Perhaps, my friend’s actions and behaviors could be further analyzed through another concept of Miller’s: there is no conception of needs other than the need for success and achievement in the patient. The need to succeed and achieve comes from the wishes of the parents [1]. These wishes are unconsciously passed onto the child, and the child establishes the need to fulfill those wishes in fear of losing their love [1]. Miller reasons that since the gifted child finds the need for success and achievement to be his most significant need, he utilizes every capacity within him to fulfill that need. Consequently, he does very well in anything he decides to do and is successful when he wants to be [1]. Miller states that the gifted child is therefore usually admired for his achievements--and I could not help but wonder if people who have achieved great successes in the past grew up with wishes bestowed upon them and if they displayed the false self as well. Did people like Benjamin Franklin and Albert Einstein display the false self and hide their depressive episodes when their ideal self-representations were not achieved?

 I found a connection when I read Miller’s reasoning behind the gifted child’s need to succeed, since I experience such a need myself. Miller seems to say parents are the only source of wanting to succeed in the gifted child. However, I can see other sources of influence other than parents. For instance, I know that I have the need to achieve and succeed, but I cannot say that my parents were the only factors that have contributed to the birth of my need to succeed. I can see other factors such as my friends who display the same type of need and the media that paints successful people as superior beings. Thus, Miller’s failure to mention factors other than parents is puzzling. What evidence does she have that excludes other factors to affect the gifted child’s need? How does she know that parents have mainly contributed to the gifted child’s need? In any case, to see if people with the illness that Miller describes are in fact primarily influenced by parents, more studies of patients and data collections are needed that may delineate the origins of the need to succeed.

As methods of treatment to overcome the false self and revive the true self, Miller asks patients to examine their childhoods and learn the emotional world they were deprived of, surfacing what was once unconscious. As patients are able to accept and experience the early feelings in their childhoods through psychotherapy, the patients gain self-esteem and strength [1]. In order to provide a proliferating environment for the true self, Miller recommends that patients distance themselves from people who demand them to be a certain way-- such as their parents who bestowed wishes on them. Her methods of treatment seem reasonable in her terms, since she emphasizes the role of the unconsciousness. Therefore, transforming an unconscious element to a conscious element opens doors for potential healing.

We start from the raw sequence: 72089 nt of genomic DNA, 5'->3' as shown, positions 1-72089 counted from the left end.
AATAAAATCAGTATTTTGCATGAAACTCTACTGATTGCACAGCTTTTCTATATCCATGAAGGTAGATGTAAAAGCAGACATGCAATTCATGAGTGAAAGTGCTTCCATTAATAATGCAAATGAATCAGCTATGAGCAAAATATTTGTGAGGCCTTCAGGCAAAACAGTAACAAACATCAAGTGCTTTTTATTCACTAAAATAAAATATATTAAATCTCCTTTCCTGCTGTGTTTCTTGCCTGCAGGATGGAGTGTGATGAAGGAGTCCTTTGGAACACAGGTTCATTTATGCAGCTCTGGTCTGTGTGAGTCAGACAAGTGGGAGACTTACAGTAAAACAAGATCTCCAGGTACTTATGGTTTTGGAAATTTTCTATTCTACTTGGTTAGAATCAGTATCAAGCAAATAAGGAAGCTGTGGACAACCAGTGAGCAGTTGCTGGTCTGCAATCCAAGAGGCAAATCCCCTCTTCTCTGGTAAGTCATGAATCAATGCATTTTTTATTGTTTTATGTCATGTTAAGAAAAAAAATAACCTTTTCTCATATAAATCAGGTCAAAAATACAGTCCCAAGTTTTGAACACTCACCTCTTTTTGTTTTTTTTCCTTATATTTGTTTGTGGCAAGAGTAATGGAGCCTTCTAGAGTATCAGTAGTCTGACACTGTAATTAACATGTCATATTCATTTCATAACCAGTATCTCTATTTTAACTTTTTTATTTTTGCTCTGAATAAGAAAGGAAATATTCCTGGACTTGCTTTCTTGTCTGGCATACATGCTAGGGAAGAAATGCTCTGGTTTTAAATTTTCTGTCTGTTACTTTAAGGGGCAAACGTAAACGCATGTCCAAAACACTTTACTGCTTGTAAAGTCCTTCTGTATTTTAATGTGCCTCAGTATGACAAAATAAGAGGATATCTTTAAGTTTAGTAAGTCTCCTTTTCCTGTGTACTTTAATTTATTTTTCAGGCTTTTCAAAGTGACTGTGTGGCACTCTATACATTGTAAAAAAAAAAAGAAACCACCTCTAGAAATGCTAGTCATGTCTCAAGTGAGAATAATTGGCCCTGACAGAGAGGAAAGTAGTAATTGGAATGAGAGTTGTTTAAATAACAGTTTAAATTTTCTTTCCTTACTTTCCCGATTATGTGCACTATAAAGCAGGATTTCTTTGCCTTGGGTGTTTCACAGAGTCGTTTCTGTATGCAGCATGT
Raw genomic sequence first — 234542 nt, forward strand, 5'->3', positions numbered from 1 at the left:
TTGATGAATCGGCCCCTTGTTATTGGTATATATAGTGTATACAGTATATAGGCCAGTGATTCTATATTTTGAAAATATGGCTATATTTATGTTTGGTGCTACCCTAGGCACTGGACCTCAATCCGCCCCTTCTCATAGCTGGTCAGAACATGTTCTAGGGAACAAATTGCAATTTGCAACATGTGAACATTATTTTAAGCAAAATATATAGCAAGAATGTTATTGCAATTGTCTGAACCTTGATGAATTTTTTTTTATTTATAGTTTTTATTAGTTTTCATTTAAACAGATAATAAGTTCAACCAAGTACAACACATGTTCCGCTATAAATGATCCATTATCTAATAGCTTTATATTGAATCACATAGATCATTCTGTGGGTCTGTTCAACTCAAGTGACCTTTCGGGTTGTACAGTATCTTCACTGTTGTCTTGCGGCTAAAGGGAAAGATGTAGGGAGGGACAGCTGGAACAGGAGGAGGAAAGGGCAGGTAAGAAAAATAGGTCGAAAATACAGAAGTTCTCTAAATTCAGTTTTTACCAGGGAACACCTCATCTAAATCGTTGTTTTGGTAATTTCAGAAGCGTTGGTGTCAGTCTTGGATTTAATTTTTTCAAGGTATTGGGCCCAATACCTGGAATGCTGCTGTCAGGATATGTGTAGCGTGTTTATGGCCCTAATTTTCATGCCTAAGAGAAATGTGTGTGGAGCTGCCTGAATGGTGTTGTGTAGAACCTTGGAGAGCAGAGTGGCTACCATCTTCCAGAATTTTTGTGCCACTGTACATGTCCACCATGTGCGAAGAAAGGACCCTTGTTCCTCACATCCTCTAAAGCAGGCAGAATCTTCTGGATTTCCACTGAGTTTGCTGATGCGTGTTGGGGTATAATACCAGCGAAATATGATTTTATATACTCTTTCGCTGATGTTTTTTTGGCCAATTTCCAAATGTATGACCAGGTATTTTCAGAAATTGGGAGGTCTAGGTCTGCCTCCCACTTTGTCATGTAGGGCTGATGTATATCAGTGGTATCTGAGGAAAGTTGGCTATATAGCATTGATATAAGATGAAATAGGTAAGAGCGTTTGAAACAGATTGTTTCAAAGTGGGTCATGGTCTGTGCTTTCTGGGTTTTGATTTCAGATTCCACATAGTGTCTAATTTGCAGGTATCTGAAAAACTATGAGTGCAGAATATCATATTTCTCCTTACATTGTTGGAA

If wishes of parents that are inherited can negatively affect children, imagine the devastating effect abuse can have. In the book, Miller blames abusive parents for the majority of mental illnesses in the world. She explains that people should be made aware of their own victimization since lack of awareness can lead to displacement, in which the same parenting they received is repeated in the next generation. Since parenting affects future generations, it is evident that good parenting should be taught and people should be made aware of their childhoods. The Drama of the Gifted Child helped me to think of various reasons why we are the way we are. In addition, I found the book to be helpful in giving me insights to interpret a friend’s tendency. Although I found some aspects of the book disturbing such as the lack of free will/ control on the part of the I-function in determining how people develop, I thought the book was good for me to read, since I could apply what I have learned in Neurobiology and Behavior and discern what seemed to make sense and what did not. Ultimately, I found useful ideas and progressed in my path to “getting things less wrong”.

 

 

 [1] Miller, A. (1990). Drama of the gifted child. [New York]: BasicBooks.